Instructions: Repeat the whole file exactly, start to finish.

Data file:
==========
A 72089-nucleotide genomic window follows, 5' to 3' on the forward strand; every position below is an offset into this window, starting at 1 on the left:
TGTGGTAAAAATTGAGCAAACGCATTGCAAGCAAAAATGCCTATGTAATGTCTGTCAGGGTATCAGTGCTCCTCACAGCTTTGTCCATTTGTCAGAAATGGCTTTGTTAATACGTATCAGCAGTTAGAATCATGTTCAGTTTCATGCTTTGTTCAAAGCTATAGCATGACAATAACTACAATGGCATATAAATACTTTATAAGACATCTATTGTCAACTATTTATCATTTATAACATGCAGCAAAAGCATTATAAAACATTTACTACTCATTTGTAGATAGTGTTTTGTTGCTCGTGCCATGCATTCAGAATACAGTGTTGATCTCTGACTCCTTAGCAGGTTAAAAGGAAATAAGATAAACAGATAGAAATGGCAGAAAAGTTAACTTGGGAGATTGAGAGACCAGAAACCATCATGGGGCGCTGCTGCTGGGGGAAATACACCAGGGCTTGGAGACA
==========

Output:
A 72089-nucleotide genomic window follows, 5' to 3' on the forward strand; every position below is an offset into this window, starting at 1 on the left:
TGTGGTAAAAATTGAGCAAACGCATTGCAAGCAAAAATGCCTATGTAATGTCTGTCAGGGTATCAGTGCTCCTCACAGCTTTGTCCATTTGTCAGAAATGGCTTTGTTAATACGTATCAGCAGTTAGAATCATGTTCAGTTTCATGCTTTGTTCAAAGCTATAGCATGACAATAACTACAATGGCATATAAATACTTTATAAGACATCTATTGTCAACTATTTATCATTTATAACATGCAGCAAAAGCATTATAAAACATTTACTACTCATTTGTAGATAGTGTTTTGTTGCTCGTGCCATGCATTCAGAATACAGTGTTGATCTCTGACTCCTTAGCAGGTTAAAAGGAAATAAGATAAACAGATAGAAATGGCAGAAAAGTTAACTTGGGAGATTGAGAGACCAGAAACCATCATGGGGCGCTGCTGCTGGGGGAAATACACCAGGGCTTGGAGACA